I followed a Land Rover down the Palmetto Expressway the other afternoon. It was going 55 mph in the left lane, its right turn signal on for miles yet giving no indication that it intended to actually move out of the lane, and when it finally dumped off the freeway onto the city street, it crossed several lanes of traffic to the left, the turn signal still steadily blinking for a right turn. I was able to get past it and see the driver and — you guessed it — he had a cellphone stuck in his ear.
Perfect timing for this article from Salon.com:
For years, psychologists who study driving and attention have argued that switching to “hands free” is not a real solution to the hazards caused by yacking on the mobile in the car. “The impairments aren’t because your hands aren’t on the wheel. It’s because your mind isn’t the road,” says David Strayer, professor of psychology at the University of Utah, whose research has found driving while talking on a cellphone to be as dangerous as driving drunk.
Now neuroscience is showing your mind literally isn’t on the road. The overtaxed driver’s poor brain doesn’t distinguish between a conversation that takes place on an iPhone or a Bluetooth headset. In both cases, the chatting driver is distracted, putting herself, her passengers, other drivers, bicyclists and pedestrians at risk.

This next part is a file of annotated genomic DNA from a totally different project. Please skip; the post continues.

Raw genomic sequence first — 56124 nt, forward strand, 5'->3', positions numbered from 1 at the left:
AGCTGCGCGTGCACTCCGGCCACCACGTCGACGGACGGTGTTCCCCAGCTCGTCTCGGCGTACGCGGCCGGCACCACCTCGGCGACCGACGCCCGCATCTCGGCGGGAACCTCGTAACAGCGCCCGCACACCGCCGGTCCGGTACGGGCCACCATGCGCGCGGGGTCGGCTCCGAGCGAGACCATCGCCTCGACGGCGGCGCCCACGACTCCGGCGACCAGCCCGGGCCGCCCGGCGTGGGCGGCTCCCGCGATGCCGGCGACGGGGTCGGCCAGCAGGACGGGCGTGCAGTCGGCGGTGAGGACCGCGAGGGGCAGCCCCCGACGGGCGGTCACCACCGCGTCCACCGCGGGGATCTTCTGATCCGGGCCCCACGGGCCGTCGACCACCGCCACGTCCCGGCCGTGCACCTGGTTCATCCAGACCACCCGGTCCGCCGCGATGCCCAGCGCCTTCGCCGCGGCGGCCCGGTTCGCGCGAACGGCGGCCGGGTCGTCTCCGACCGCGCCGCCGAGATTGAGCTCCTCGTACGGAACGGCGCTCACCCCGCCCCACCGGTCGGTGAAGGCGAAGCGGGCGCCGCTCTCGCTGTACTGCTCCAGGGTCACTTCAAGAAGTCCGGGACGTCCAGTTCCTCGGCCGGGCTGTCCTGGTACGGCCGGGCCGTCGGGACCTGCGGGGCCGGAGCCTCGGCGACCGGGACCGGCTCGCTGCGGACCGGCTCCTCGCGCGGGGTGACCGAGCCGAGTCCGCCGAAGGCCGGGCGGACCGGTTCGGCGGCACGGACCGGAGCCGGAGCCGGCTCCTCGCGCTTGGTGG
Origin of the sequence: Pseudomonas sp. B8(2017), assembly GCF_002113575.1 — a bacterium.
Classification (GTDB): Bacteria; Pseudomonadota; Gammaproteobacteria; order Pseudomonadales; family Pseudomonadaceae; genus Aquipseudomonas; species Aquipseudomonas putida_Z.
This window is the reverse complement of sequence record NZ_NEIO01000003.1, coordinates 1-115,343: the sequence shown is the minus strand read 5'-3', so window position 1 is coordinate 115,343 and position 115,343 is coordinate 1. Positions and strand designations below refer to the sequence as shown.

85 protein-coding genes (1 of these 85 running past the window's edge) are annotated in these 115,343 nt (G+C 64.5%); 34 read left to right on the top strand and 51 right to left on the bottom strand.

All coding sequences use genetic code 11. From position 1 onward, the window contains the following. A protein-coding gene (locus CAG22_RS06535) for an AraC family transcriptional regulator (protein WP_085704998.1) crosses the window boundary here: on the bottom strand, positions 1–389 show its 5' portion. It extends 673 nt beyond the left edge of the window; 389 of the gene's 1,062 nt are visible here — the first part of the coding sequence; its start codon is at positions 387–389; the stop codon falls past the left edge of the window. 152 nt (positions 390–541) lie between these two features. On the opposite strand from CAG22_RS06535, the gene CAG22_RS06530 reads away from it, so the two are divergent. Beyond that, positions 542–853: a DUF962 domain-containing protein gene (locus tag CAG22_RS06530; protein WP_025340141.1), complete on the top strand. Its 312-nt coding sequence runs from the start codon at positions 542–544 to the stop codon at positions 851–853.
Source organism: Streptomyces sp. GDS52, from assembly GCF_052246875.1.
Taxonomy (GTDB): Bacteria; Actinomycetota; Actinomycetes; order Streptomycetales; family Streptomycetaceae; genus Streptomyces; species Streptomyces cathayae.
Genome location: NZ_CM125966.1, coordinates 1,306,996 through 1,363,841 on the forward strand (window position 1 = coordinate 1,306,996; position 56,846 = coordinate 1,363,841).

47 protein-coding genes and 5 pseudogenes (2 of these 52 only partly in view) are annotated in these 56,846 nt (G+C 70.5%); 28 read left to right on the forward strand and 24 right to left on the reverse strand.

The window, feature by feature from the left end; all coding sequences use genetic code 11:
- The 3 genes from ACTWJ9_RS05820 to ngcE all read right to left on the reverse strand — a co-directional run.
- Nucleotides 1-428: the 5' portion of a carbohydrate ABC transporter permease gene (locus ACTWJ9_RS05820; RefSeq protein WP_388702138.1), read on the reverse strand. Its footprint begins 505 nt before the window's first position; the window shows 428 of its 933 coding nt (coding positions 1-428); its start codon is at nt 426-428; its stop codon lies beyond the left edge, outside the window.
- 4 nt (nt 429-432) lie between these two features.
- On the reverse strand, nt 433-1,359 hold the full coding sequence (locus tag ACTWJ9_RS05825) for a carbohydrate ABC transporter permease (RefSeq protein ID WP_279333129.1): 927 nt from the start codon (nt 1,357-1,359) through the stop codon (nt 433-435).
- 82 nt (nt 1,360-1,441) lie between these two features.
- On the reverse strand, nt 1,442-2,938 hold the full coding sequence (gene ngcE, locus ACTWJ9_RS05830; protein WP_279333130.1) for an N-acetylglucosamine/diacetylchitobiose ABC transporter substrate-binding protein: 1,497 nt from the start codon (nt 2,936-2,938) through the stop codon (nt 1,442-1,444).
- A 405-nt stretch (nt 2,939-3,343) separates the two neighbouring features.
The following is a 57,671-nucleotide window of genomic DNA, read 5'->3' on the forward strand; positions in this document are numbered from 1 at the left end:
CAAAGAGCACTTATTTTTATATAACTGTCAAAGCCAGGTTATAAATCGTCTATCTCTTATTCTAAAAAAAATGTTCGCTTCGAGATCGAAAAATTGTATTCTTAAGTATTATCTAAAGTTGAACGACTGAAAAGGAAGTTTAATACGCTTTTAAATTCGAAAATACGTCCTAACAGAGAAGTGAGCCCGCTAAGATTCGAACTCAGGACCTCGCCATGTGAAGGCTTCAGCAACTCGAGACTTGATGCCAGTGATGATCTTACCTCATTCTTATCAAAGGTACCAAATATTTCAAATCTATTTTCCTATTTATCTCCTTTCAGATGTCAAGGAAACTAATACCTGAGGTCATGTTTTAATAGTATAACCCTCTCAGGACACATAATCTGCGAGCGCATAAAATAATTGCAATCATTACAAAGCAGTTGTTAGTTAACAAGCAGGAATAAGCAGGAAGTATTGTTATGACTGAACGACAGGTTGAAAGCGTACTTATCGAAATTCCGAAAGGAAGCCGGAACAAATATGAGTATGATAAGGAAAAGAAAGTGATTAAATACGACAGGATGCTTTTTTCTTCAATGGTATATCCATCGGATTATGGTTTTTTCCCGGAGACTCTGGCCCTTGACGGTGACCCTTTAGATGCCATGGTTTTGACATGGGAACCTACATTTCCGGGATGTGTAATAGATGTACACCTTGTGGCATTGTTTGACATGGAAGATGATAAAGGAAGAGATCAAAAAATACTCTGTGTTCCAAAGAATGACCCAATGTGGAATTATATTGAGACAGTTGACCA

Say there’s an 18-wheeler to your right, an RV to your left, and suddenly a call comes in from that motormouth client in Kansas City. As the client’s voice starts buzzing in your ear, the activity in the parts of your brain keeping your car in your lane declines.
“Forty percent of your attention is drawn away when you’re on the phone,” says Marcel Just, a psychologist who directs Carnegie Mellon’s Center for Cognitive Brain Imaging. That goes for you too, Mr. Multitasker.
Before you ask; yes, I have driven and talked on my cellphone at the same time. But I haven’t done it since my involuntary involvement in that physics experiment back in March. I don’t initiate the call unless it’s an emergency, and that’s happened only once when I saw a car catch fire on I-25 in Albuquerque. But here in Miami, if you see a car weaving all over the road like a skateboarder on crack, chances are the driver is nattering away on their phone. The county tried to pass a hands-on ban like California, but it was overruled by the state legislature — probably after getting frantic calls from constituents… driving on the Palmetto in their SUV.
But as the article points out, even hands-free cellphone driving is dangerous, and I wonder what they envision the solution for that would be. Frankly, I’ve been driving long enough — forty years this September — to know that there were idiot drivers out there long before cellphones came along, and no amount of legislation, technology, or driver’s education will get rid of the old man in the twenty-year old Corolla trundling down the fast lane of I-95 at 45 mph with his turn signal on and a seat belt dangling out the passenger door, the buckle making sparks.